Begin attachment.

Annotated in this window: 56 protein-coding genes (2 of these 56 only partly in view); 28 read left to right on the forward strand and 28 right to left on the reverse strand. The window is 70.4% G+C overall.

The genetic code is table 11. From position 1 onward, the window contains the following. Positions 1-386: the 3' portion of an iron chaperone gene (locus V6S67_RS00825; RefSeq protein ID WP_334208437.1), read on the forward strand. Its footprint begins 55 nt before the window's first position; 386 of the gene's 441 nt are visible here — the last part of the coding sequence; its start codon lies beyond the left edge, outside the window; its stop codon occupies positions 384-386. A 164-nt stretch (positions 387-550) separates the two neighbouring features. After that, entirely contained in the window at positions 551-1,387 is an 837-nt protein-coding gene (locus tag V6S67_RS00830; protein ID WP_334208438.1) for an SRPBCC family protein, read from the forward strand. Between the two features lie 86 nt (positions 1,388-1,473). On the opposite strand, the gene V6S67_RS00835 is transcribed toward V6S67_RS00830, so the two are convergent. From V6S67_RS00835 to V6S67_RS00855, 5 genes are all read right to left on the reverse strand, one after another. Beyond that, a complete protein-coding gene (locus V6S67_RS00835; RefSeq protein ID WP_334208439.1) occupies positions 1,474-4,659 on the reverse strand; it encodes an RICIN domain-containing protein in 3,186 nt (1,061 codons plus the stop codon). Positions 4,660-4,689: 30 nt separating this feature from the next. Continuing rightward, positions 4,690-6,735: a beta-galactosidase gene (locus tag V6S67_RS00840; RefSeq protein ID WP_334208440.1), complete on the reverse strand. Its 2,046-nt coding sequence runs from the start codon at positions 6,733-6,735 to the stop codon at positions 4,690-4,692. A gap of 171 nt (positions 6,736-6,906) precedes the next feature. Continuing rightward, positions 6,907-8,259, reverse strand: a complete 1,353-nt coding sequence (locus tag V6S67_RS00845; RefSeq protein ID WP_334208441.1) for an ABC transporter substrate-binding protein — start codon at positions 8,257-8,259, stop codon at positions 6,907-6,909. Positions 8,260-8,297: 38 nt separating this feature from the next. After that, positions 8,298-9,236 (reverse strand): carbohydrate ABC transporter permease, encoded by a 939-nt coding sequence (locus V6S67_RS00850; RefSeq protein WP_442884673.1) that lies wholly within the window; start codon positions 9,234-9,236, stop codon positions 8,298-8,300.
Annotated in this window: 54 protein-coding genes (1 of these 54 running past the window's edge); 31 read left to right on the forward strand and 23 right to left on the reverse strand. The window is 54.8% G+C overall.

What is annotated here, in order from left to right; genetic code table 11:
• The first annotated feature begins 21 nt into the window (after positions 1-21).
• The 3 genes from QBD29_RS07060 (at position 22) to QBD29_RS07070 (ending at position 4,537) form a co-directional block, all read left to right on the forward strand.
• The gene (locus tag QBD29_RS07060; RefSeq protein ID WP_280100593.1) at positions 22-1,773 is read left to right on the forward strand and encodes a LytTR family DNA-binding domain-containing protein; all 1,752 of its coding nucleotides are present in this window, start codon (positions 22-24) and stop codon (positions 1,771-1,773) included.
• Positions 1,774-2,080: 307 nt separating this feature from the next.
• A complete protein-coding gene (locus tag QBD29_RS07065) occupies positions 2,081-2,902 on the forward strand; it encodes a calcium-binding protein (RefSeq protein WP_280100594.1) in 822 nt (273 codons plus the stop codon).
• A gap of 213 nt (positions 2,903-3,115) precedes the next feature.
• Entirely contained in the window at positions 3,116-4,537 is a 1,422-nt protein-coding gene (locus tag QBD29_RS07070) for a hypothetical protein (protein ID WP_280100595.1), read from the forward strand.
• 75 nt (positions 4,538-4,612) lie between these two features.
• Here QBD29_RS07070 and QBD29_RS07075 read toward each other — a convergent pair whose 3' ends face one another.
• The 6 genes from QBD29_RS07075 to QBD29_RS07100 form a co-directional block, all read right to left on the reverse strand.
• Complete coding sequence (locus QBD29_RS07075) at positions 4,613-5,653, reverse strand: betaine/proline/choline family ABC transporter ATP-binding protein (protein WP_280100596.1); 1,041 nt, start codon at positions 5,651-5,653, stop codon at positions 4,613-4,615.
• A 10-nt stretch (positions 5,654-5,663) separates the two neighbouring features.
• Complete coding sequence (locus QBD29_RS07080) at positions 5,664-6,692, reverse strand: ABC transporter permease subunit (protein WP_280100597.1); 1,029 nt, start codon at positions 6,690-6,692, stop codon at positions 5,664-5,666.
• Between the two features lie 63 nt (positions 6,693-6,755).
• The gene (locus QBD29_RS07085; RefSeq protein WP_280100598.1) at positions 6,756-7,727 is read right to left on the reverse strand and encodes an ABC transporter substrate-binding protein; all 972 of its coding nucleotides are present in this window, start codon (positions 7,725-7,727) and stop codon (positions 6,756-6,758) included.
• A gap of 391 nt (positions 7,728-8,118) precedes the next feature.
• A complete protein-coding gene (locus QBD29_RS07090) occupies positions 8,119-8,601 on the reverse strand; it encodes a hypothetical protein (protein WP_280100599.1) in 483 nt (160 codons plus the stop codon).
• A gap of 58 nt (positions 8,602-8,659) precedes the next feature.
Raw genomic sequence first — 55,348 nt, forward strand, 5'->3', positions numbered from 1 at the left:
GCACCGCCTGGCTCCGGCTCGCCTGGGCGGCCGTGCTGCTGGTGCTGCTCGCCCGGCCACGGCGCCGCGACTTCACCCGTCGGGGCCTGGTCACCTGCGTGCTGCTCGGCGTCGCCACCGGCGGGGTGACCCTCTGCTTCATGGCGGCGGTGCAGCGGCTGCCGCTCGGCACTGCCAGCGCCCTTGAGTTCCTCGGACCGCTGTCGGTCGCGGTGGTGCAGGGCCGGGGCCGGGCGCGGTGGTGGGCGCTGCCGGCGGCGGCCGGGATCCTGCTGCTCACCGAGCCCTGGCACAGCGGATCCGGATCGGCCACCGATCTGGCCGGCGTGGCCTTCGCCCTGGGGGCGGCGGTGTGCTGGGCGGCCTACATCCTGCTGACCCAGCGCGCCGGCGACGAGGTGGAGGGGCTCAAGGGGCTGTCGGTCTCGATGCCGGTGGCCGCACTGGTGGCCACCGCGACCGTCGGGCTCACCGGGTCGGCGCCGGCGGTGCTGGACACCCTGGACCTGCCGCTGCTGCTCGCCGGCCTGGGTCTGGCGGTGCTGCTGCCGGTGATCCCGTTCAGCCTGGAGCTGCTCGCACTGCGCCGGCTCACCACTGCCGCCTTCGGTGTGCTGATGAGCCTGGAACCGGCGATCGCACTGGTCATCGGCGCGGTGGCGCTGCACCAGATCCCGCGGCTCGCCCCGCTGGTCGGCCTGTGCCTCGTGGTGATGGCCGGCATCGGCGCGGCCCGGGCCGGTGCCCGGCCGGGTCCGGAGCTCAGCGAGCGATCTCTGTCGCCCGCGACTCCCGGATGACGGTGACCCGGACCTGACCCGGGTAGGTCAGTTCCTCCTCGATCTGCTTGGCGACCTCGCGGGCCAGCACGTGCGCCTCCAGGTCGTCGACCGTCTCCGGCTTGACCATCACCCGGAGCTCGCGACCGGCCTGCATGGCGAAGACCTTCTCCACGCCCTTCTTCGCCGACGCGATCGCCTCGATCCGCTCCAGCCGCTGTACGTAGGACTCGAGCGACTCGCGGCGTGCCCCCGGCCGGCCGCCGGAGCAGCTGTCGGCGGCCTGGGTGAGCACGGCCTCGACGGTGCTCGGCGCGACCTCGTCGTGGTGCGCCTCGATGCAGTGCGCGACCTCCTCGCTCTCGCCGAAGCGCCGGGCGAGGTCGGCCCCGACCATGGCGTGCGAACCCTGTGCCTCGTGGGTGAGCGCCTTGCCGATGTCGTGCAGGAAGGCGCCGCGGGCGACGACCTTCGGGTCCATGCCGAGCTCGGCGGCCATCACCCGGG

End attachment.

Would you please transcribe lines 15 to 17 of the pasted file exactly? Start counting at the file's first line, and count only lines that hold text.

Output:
• Complete coding sequence (locus QBD29_RS07075) at positions 4,613-5,653, reverse strand: betaine/proline/choline family ABC transporter ATP-binding protein (protein WP_280100596.1); 1,041 nt, start codon at positions 5,651-5,653, stop codon at positions 4,613-4,615.
• A 10-nt stretch (positions 5,654-5,663) separates the two neighbouring features.
• Complete coding sequence (locus QBD29_RS07080) at positions 5,664-6,692, reverse strand: ABC transporter permease subunit (protein WP_280100597.1); 1,029 nt, start codon at positions 6,690-6,692, stop codon at positions 5,664-5,666.